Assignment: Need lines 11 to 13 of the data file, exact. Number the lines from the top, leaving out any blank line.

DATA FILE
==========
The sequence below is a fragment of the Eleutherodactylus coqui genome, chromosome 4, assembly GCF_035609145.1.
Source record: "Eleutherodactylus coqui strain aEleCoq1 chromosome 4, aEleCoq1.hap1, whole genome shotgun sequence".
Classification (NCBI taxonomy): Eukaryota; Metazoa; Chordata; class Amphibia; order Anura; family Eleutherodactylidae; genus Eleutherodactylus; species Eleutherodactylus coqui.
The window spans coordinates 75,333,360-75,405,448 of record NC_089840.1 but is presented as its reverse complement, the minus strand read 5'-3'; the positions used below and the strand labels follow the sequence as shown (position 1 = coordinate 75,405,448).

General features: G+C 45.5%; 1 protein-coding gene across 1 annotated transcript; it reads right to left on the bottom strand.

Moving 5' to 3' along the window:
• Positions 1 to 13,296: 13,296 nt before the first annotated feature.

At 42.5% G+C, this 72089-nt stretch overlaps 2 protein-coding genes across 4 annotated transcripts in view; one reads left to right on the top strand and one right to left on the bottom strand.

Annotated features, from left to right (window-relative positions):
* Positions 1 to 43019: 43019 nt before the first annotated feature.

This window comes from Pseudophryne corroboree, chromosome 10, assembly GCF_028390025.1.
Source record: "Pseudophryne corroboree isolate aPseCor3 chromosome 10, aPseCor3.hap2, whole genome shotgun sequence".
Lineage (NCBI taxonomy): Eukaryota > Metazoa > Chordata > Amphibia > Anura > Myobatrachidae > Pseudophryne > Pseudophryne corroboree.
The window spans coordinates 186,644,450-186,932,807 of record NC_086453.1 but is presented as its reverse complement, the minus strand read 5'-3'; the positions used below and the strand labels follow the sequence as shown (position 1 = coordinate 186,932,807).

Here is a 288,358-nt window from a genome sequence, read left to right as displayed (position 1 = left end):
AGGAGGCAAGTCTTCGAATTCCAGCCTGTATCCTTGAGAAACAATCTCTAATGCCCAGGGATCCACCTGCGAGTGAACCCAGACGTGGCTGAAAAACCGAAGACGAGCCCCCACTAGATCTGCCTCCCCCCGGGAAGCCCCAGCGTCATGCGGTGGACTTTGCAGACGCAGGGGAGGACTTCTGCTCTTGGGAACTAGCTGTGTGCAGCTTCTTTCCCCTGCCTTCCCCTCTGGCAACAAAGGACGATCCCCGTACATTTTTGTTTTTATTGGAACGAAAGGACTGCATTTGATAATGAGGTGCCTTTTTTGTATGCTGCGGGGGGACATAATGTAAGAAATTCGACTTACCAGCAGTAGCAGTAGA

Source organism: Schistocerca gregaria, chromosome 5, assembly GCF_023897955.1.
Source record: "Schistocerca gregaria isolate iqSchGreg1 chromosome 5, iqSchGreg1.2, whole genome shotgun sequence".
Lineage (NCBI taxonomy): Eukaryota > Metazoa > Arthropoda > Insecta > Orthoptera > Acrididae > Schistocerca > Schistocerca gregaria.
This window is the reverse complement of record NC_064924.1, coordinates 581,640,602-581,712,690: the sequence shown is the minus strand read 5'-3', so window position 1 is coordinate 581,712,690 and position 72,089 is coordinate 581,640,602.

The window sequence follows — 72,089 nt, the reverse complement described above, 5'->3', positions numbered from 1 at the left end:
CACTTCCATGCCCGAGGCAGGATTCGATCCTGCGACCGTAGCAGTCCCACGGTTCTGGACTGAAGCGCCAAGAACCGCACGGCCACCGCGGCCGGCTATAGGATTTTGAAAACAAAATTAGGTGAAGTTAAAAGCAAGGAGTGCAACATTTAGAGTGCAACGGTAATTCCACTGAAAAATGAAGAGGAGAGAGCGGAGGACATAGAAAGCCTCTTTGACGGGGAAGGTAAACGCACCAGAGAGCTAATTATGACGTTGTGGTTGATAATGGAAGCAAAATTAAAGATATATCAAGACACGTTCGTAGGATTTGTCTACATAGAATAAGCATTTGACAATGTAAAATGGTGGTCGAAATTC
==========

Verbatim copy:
This window comes from Pseudophryne corroboree, chromosome 10, assembly GCF_028390025.1.
Source record: "Pseudophryne corroboree isolate aPseCor3 chromosome 10, aPseCor3.hap2, whole genome shotgun sequence".
Lineage (NCBI taxonomy): Eukaryota > Metazoa > Chordata > Amphibia > Anura > Myobatrachidae > Pseudophryne > Pseudophryne corroboree.